Adorkable: Z is very quirky and neurotic, but still lovable nonetheless.
Alas, Poor Scrappy: Muffy. She's condescending and nauseating, but she doesn't deserve to get crushed by a flyswatter — complete with a shot of her dead body (if anything, she's killed because she wanted to give Z and Bala some food, but is briefly distracted by some snuggly time with her husband Chip). Even Z and Bala, who were uncomfortable around the two wasps, are shocked and dismayed after witnessing her death, with the latter breathing, "Oh, no!"
Animation Age Ghetto: The film was highly successful both financially and critically despite being rated PG. But nowadays, bowdlerized versions of it get aired on TV channels geared toward children.
It's rather odd to see Woody Allen and Sharon Stone play love interests when, only two years later, they would star in Picking Up The Pieces playing Husband and Wife where the Wife gets murdered by the Husband in the beginning of the film. It's also ironic considering Stone's feature film debut was in Stardust Memories as an actress on a train flirting with Allen.
Cutter: "Strong. Colony. Sir. Colony... we can be proud of."
Overshadowed by Controversy: Despite being the second American All-CGI Cartoon feature ever as well as Dreamworks first feature release, the heated tensions the movie caused between Dreamworks and Pixar is perhaps one of the biggest reasons why it is still remembered today.
John Lasseter felt double-crossed when he heard about this film being produced, considering he discussed the general idea of A Bug's Life with Jeffrey Katzenberg before he left under bad circumstances to form DreamWorks. The fact that Katzenberg then offered to stop production if Disney rescheduled the Pixar film away from his major film, The Prince of Egypt, ticked him off more as blackmail. The experience didn't help Lasseter's relationship with Disney boss Michael Eisner either: Eisner had ordered A Bug's Life to open the same day as The Prince of Egypt a la Don Bluth's old strategy and withheld a $90 million bonus in an attempt to bankrupt DreamWorks out of the gate, which was one of the reasons for Antz's creation. A federal judge ordered Disney to pay up the bonus and tripled it, foiling that plan.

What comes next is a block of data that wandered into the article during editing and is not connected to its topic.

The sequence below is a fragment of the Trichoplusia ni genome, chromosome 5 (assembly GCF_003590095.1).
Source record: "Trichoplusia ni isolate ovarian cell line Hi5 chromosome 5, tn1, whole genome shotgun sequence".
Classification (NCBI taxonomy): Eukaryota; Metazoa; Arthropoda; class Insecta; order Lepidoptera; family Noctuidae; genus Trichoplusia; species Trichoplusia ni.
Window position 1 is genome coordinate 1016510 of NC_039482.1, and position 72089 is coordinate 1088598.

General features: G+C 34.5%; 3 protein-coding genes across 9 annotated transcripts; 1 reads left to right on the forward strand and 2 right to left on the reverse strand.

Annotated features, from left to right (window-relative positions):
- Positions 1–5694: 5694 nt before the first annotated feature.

It should be said though that apart from having talking insects and having ants as main characters, the two films are overall incredibly different movies. They have almost nothing in common. Even their Aesops are different; one is about finding individuality, and the other is about working together as a team.
They Wasted a Perfectly Good Plot: The worker revolution that starts up once word begins to spread that Z went against the ant colony's system pretty much disappears completely after General Mandible's speech wins back the workers.
Too Cool to Live: Barbatus, one of the few soldiers loyal to the Queen and bites the dust after finally being reduced to a head.
What Do You Mean, It's for Kids?: Many people, including DreamWorks, considered it a family film and it is marketed as such. While the film has a few bouts of slapstick and action, dialogue-wise, this is a Woody Allen flick, with mild swearing and very dark themes such as genocide and a dictator villain who is one of the most despicable in all of animation.
Despite the uncredited rewrites he did to suit his style, it can still feel weird to hear Woody Allen's voice coming out of an animated character. And while the film isn't for children, necessarily, the action-adventure plot is clearly meant more for audiences younger than the typical jaded adults who are used to the kind of banal, Slice of Life stories he's often associated with.